Thanksgiving air travelers can expect crowded planes as a result of the most dramatic capacity cuts since World War II, according to the industry’s trade group.
Airplanes will be full, despite a 4% reduction in passenger volume for the Thanksgiving season compared to last year, according to the Air Transport Association. This is because the industry has slashed capacity by 6.9% year-over-year to improve efficiency in the face of higher fuel costs and slumping demand, said the trade group.
“Our expectation is that there will be fewer passengers flying because of economic measures,” said ATA spokeswoman Elizabeth Merida. “The planes will still be full, even though the airports will be 4% less crowded.”
This year has seen the biggest capacity reduction since 1942, when civilian aircraft were diverted towards the war effort, resulting in a cut of 16.9%, she said.
Since then, the industry has grown its capacity with few interruptions. The most dramatic capacity plunge, aside from the current decline and World War II, occurred immediately after the terrorist attacks of Sept. 11, 2001, but it was relatively short-term.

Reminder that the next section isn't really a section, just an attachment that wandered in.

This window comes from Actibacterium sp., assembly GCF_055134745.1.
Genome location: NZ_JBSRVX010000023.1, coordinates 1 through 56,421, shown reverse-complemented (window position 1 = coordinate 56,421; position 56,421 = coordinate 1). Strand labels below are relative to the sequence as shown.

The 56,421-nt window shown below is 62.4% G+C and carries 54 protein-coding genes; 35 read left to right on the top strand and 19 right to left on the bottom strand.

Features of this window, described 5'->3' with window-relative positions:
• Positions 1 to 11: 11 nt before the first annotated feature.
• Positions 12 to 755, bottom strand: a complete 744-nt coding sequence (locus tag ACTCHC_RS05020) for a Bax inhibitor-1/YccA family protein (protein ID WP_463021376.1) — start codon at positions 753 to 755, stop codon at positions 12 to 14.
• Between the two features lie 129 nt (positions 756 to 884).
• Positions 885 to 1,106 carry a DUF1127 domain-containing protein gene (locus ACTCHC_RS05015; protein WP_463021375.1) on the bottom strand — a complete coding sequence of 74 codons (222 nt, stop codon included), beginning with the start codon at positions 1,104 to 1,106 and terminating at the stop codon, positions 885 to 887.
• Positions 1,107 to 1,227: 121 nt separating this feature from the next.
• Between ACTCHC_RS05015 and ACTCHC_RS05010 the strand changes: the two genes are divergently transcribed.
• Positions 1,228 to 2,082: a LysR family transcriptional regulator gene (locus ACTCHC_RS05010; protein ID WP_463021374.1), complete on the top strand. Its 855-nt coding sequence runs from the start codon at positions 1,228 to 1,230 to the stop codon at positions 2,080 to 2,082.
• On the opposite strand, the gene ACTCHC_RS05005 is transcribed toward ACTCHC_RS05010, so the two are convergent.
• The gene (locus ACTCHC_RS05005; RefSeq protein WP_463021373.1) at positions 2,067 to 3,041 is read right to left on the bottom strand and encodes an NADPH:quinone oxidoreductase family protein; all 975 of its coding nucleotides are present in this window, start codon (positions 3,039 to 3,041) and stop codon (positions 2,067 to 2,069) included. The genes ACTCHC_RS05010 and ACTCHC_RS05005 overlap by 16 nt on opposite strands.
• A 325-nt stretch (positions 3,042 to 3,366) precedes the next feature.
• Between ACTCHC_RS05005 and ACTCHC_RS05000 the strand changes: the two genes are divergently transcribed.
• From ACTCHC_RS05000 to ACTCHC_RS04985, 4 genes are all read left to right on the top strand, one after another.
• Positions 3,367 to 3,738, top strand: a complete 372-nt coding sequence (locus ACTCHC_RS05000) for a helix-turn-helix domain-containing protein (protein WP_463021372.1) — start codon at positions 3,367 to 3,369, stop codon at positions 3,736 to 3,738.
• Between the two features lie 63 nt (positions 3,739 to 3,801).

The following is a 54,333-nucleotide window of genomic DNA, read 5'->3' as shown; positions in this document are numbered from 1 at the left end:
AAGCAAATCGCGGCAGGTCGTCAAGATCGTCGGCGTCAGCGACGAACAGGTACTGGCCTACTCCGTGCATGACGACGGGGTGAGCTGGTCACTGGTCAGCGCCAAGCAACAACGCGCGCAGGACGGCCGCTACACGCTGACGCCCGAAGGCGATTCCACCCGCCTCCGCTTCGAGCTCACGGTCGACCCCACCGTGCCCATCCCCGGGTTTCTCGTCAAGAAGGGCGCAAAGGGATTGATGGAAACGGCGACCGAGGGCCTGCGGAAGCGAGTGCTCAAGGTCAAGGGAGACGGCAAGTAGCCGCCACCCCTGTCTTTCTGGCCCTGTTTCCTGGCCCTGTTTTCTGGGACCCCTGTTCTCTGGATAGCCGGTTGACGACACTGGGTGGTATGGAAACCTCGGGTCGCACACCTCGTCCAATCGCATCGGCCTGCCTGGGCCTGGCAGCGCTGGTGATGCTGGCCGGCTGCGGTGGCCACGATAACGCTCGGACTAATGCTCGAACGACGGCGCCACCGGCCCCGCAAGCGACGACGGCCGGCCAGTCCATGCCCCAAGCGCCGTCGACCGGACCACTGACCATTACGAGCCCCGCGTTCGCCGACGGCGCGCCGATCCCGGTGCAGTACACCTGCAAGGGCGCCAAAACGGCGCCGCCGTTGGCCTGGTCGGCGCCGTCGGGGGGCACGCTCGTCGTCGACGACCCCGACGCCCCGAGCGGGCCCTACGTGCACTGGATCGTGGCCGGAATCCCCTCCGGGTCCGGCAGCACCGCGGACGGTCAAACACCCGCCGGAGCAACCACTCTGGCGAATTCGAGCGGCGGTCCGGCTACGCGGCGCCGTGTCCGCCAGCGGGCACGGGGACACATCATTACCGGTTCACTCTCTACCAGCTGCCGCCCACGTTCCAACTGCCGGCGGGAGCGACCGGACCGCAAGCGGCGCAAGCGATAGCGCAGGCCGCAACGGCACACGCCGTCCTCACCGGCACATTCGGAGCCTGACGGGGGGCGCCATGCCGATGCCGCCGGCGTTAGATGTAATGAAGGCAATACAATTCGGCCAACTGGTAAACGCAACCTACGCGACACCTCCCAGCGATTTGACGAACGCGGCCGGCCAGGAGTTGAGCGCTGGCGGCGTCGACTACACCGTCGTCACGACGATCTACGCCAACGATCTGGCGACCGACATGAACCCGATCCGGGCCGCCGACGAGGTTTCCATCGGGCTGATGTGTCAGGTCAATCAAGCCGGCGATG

Packed airports and planes but fewer delays
Anne Banas, executive editor at smartertravel.com, said with fewer planes in the air the holiday travel experience may be streamlined.
“Yes, planes will be full, but I don’t think there will be so many delays,” she said. “[It will be] smooth sailing compared to last year, in terms of getting stuck in the airports, because there are so few airplanes compared to last year.”
But she added that the airports during the Thanksgiving holiday are packed with once-a-year fliers who tend to be less “savvy” in negotiating airport security, holding up the line for frequent fliers.